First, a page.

In 1974, Cartmill introduced the theory that the earliest primate adaptations were related to their being visually oriented predators active on slender branches. Given more recent data on primate-like marsupials, nocturnal prosimians, and early fossil primates, and the context in which these primates first appeared, this theory has been modified. We hypothesize that our earliest primate relatives were likely exploiting the products of co-evolving angiosperms, along with insects attracted to fruits and flowers, in the slender supports of the terminal branch milieu. This has been referred to as the primate/angiosperm co-evolution theory. Cartmill subsequently posited that: "If the first euprimates had grasping feet and blunt teeth adapted for eating fruit, but retained small divergent orbits…" then the angiosperm coevolution theory would have support. The recent discovery of Carpolestes simpsoni provides this support. In addition, new field data on small primate diets, and a new theory concerning the visual adaptations of primates, have provided further evidence supporting the angiosperm coevolution theory.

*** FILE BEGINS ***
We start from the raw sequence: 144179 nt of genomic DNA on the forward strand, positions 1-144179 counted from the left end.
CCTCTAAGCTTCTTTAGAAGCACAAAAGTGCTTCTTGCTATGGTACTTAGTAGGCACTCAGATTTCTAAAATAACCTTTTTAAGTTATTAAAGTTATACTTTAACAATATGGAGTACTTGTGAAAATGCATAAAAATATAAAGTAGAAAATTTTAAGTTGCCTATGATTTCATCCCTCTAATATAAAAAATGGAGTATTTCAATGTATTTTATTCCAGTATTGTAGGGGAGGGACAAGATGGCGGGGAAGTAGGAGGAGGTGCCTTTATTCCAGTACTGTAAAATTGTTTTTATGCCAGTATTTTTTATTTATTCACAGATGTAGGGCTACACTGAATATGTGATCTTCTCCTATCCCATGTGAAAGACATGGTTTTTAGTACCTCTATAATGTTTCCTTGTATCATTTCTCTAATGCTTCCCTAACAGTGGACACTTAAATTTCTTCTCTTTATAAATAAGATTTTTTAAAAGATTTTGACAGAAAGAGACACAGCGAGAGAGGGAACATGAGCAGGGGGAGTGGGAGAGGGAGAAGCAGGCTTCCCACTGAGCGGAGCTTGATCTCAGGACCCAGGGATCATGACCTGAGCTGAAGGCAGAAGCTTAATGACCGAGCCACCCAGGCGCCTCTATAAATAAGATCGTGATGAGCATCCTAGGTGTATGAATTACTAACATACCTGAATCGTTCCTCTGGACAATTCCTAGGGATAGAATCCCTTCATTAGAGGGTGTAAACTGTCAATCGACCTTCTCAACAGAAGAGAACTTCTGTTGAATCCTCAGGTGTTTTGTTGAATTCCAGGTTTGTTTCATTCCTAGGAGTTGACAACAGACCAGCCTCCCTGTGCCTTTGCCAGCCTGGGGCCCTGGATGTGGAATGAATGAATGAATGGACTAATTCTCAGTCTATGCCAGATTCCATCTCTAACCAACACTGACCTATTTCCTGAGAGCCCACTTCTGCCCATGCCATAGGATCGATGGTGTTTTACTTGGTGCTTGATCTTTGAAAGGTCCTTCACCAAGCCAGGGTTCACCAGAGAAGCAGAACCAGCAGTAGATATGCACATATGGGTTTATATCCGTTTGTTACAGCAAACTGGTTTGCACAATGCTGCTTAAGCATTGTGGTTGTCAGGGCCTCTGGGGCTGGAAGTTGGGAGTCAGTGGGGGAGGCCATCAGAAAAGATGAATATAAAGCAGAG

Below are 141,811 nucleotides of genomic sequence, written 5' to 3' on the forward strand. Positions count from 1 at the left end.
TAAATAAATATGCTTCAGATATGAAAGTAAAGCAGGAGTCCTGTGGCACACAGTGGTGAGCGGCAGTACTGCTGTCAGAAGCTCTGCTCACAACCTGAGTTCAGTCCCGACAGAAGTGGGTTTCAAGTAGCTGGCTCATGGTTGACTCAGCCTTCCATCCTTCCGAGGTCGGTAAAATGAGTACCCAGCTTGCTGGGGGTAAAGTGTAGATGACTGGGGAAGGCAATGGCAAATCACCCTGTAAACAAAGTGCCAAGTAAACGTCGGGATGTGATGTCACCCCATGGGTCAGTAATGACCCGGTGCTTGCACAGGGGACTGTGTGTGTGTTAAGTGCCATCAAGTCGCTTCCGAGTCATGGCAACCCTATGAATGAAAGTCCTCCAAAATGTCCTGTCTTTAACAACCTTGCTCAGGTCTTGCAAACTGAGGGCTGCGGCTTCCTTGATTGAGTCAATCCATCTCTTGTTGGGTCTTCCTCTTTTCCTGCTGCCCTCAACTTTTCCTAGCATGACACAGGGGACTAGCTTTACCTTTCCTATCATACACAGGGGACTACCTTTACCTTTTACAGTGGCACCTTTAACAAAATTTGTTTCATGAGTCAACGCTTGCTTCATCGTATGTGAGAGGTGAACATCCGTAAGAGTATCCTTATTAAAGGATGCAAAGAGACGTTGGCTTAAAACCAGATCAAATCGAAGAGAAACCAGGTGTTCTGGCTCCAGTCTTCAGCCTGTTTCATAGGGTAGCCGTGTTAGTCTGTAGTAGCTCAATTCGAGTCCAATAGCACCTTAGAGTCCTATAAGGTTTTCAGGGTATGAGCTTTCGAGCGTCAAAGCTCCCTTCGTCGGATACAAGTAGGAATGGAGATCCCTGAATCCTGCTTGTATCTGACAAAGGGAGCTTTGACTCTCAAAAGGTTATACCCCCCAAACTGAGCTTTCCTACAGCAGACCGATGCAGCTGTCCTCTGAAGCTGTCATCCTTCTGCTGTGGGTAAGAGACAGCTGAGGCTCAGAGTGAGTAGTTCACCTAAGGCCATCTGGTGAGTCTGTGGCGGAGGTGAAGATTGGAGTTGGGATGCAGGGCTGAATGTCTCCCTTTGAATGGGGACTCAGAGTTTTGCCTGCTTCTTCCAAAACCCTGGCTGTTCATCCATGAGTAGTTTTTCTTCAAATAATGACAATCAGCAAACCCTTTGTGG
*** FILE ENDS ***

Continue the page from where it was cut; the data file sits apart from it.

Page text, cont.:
© 2012 Wiley Periodicals, Inc.